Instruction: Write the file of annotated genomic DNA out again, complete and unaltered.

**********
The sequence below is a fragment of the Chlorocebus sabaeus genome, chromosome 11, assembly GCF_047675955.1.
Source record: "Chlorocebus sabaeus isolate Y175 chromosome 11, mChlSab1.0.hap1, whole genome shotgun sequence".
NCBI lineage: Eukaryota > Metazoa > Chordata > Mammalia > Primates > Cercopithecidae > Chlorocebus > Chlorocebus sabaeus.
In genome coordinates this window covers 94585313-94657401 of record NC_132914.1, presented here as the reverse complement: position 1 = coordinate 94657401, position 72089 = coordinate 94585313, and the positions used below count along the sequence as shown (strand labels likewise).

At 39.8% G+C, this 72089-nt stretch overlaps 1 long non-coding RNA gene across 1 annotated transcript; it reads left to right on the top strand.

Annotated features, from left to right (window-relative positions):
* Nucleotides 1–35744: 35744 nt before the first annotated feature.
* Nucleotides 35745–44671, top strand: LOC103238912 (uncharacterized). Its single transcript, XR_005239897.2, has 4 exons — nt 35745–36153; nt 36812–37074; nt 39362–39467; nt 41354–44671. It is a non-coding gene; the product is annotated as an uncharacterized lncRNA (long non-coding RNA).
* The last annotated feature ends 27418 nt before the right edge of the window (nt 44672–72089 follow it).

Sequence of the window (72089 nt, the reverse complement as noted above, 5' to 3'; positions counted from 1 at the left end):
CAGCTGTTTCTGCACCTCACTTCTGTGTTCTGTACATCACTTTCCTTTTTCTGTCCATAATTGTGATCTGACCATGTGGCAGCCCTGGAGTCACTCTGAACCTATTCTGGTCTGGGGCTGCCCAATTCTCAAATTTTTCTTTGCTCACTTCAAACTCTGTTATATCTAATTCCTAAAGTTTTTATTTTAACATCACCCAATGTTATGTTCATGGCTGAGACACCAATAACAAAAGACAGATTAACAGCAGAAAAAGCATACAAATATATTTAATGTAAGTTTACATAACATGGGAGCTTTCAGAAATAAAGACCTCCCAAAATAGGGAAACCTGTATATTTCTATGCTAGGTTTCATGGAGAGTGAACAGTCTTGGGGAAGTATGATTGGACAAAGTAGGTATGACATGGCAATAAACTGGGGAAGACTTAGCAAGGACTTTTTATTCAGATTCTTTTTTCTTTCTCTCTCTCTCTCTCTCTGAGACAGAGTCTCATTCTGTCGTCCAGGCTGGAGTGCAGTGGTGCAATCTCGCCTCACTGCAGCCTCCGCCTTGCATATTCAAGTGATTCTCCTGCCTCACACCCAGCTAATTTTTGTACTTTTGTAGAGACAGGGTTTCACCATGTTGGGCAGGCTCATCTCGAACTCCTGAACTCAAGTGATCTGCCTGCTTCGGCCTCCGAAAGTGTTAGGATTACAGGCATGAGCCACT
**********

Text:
The sequence below is a fragment of the Chlorocebus sabaeus genome, chromosome 11, assembly GCF_047675955.1.
Source record: "Chlorocebus sabaeus isolate Y175 chromosome 11, mChlSab1.0.hap1, whole genome shotgun sequence".
NCBI lineage: Eukaryota > Metazoa > Chordata > Mammalia > Primates > Cercopithecidae > Chlorocebus > Chlorocebus sabaeus.
In genome coordinates this window covers 94585313-94657401 of record NC_132914.1, presented here as the reverse complement: position 1 = coordinate 94657401, position 72089 = coordinate 94585313, and the positions used below count along the sequence as shown (strand labels likewise).

At 39.8% G+C, this 72089-nt stretch overlaps 1 long non-coding RNA gene across 1 annotated transcript; it reads left to right on the top strand.

Annotated features, from left to right (window-relative positions):
* Nucleotides 1–35744: 35744 nt before the first annotated feature.
* Nucleotides 35745–44671, top strand: LOC103238912 (uncharacterized). Its single transcript, XR_005239897.2, has 4 exons — nt 35745–36153; nt 36812–37074; nt 39362–39467; nt 41354–44671. It is a non-coding gene; the product is annotated as an uncharacterized lncRNA (long non-coding RNA).
* The last annotated feature ends 27418 nt before the right edge of the window (nt 44672–72089 follow it).

Sequence of the window (72089 nt, the reverse complement as noted above, 5' to 3'; positions counted from 1 at the left end):
CAGCTGTTTCTGCACCTCACTTCTGTGTTCTGTACATCACTTTCCTTTTTCTGTCCATAATTGTGATCTGACCATGTGGCAGCCCTGGAGTCACTCTGAACCTATTCTGGTCTGGGGCTGCCCAATTCTCAAATTTTTCTTTGCTCACTTCAAACTCTGTTATATCTAATTCCTAAAGTTTTTATTTTAACATCACCCAATGTTATGTTCATGGCTGAGACACCAATAACAAAAGACAGATTAACAGCAGAAAAAGCATACAAATATATTTAATGTAAGTTTACATAACATGGGAGCTTTCAGAAATAAAGACCTCCCAAAATAGGGAAACCTGTATATTTCTATGCTAGGTTTCATGGAGAGTGAACAGTCTTGGGGAAGTATGATTGGACAAAGTAGGTATGACATGGCAATAAACTGGGGAAGACTTAGCAAGGACTTTTTATTCAGATTCTTTTTTCTTTCTCTCTCTCTCTCTCTCTGAGACAGAGTCTCATTCTGTCGTCCAGGCTGGAGTGCAGTGGTGCAATCTCGCCTCACTGCAGCCTCCGCCTTGCATATTCAAGTGATTCTCCTGCCTCACACCCAGCTAATTTTTGTACTTTTGTAGAGACAGGGTTTCACCATGTTGGGCAGGCTCATCTCGAACTCCTGAACTCAAGTGATCTGCCTGCTTCGGCCTCCGAAAGTGTTAGGATTACAGGCATGAGCCACT